By Samantha Smith, Pew Research Center
The rise of “outsider” presidential candidates such as Donald Trump and Bernie Sanders has focused attention on the level of political frustration in the United States. By one measure – the share of Americans who express unfavorable opinions of both political parties – that frustration has grown.
In July’s survey, 24 percent of the public has an unfavorable opinion of both the Republican and Democratic parties. That is up from 19 percent in January, though little changed from yearly averages in polls conducted in 2014 and 2013 (22 percent each).
The share expressing negative views of both parties has been higher in recent years than in the 2000s or 1990s. In the 2008 presidential election year, 12 percent viewed both parties unfavorably. In 2004, 10 percent did so, and in 2000, just 7 percent expressed unfavorable opinions of both the Republican and Democratic parties.
Yet the rise in frustration with the parties, especially this year, is not the result of an across-the-board increase in negative views. Instead, it is largely concentrated among Republicans and Republican-leaning independents, who have become increasingly critical of the Republican Party.
Currently, 36 percent of independents express unfavorable opinions of both parties, as do 22 percent of Republicans and just 9 percent of Democrats. The biggest shift in opinion has come among Republicans, whose unfavorable impression of both parties is more than double the percentage in January (9 percent). Democrats’ unfavorable view of the two parties is little changed from the start of the year (8 percent).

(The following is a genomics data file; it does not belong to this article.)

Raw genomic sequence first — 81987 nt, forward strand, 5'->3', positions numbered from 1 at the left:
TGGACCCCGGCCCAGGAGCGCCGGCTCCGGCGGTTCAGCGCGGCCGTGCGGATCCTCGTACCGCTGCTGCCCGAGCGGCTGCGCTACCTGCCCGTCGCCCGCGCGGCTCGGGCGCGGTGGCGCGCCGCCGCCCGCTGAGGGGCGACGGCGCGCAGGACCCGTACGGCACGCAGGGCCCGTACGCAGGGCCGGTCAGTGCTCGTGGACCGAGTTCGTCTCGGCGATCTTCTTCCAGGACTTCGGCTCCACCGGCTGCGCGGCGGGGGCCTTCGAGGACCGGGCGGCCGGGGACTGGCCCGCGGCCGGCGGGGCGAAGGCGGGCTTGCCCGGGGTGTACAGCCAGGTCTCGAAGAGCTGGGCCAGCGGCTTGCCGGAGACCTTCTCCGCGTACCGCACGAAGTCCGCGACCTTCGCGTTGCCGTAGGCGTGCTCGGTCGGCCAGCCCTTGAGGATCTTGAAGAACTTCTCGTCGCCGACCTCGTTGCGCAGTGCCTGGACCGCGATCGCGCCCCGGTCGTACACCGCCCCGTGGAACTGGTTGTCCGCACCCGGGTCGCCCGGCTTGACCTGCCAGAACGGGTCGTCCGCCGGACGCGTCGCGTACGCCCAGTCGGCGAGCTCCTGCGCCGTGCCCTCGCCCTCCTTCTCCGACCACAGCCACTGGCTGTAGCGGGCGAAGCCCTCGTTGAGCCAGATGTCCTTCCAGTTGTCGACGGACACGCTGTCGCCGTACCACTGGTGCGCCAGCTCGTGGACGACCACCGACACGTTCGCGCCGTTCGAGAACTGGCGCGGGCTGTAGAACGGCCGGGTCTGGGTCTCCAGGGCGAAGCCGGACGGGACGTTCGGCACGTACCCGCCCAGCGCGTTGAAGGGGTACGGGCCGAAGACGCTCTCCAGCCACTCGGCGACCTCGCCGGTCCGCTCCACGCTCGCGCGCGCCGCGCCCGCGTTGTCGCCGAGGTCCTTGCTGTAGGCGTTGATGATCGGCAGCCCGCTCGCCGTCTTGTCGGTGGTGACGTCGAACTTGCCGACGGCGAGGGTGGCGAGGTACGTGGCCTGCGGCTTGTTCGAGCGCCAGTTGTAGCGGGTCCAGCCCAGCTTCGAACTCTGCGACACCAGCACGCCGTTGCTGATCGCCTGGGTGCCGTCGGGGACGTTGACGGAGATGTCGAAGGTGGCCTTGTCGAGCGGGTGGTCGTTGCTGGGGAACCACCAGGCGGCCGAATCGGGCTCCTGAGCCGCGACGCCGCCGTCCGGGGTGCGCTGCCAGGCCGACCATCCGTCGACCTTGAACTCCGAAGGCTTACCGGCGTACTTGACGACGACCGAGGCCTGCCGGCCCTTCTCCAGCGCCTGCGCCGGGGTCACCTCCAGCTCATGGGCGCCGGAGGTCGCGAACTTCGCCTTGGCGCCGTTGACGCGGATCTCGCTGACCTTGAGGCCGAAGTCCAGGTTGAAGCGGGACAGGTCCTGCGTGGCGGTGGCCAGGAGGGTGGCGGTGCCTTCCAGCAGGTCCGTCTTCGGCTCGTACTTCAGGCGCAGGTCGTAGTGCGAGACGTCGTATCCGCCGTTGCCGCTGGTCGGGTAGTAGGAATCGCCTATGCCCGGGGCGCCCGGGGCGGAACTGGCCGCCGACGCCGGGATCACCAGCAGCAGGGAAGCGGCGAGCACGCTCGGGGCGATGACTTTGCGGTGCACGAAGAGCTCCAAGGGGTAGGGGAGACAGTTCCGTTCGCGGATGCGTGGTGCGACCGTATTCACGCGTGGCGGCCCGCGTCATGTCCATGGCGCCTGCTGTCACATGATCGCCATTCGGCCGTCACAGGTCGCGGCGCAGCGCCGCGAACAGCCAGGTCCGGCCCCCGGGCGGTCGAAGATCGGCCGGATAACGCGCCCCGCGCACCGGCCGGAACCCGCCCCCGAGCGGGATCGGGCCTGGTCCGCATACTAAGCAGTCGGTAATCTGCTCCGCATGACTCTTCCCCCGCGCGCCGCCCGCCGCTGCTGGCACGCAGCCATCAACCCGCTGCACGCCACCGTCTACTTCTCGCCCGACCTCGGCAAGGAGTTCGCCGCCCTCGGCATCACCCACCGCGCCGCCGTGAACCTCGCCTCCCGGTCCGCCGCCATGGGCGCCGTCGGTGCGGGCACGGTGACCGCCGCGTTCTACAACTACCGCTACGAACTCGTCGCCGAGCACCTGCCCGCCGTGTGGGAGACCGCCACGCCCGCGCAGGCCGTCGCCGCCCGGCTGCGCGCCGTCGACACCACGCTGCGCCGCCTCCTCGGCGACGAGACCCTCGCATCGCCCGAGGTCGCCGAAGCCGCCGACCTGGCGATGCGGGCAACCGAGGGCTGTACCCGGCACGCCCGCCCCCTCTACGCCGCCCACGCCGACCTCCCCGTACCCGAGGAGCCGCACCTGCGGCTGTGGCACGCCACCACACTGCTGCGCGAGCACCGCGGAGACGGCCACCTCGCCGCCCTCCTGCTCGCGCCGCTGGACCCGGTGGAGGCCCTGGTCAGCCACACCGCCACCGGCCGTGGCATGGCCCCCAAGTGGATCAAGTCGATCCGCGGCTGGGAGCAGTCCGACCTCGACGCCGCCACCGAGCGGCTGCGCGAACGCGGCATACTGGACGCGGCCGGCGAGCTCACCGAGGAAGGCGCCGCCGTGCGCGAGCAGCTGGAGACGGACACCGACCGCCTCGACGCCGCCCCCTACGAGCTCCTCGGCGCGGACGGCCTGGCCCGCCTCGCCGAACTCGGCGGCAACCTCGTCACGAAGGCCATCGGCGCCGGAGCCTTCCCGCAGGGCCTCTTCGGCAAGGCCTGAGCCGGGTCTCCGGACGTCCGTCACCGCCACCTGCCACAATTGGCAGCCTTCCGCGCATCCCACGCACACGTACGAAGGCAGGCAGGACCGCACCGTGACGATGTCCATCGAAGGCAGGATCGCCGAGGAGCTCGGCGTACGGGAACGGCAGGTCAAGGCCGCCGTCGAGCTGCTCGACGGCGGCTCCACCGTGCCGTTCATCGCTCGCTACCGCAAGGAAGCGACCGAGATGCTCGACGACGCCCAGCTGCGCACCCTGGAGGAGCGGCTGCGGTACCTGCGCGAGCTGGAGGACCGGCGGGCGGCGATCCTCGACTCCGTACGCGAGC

Among independents, there has been a particularly stark rise in the unfavorable views of both parties among Republican-leaning independents, while there is little change in these views among Democratic leaners. Nearly half (47 percent) of Republican leaners have an unfavorable impression of both the Republican and Democratic parties, up from 32 percent in January and the highest percentage measured since 1992. Among Democratic-leaning independents, as among Democrats, there has been almost no change since January (22 percent today, 21 percent then).
Republicans and Republican leaners continue to express overwhelmingly negative views of the Democratic Party, and these opinions have changed little since January. But their opinions about the Republican Party have soured – and, as a result, increasing shares of both Republicans and Republican leaners view both parties negatively.
The share of Republicans who view the GOP unfavorably has more than doubled since January, from 12 percent to 27 percent. The change in opinions of the Republican Party among Republican leaners may be more striking. In January, 59 percent had a favorable impression of the party, while just 37 percent had an unfavorable view. Today, their opinions are divided: 44 percent have a favorable opinion of the Republican Party, while 50 percent express an unfavorable opinion.
As noted in Pew’s 2014 report on political polarization, people who lean toward the Republican and Democratic parties are similar ideologically to those who affiliate with a party and hold comparable positions on many key issues. However, those who lean toward a party tend to have a less positive view of that party than do actual partisans. This is particularly true for Republican leaners, who in recent years have consistently expressed more negative views of the GOP than Democratic leaners have of the Democratic Party.
Today, about two-thirds (66 percent) of Democratic leaners view the Democratic Party favorably, while just 27 percent do not. But Republican leaners are far more critical of the GOP: Just 44 percent now say they have a favorable opinion of the GOP, while 50 percent view the party unfavorably.
Samantha Smith is a research assistant focusing on U.S. politics and policy at Pew Research Center.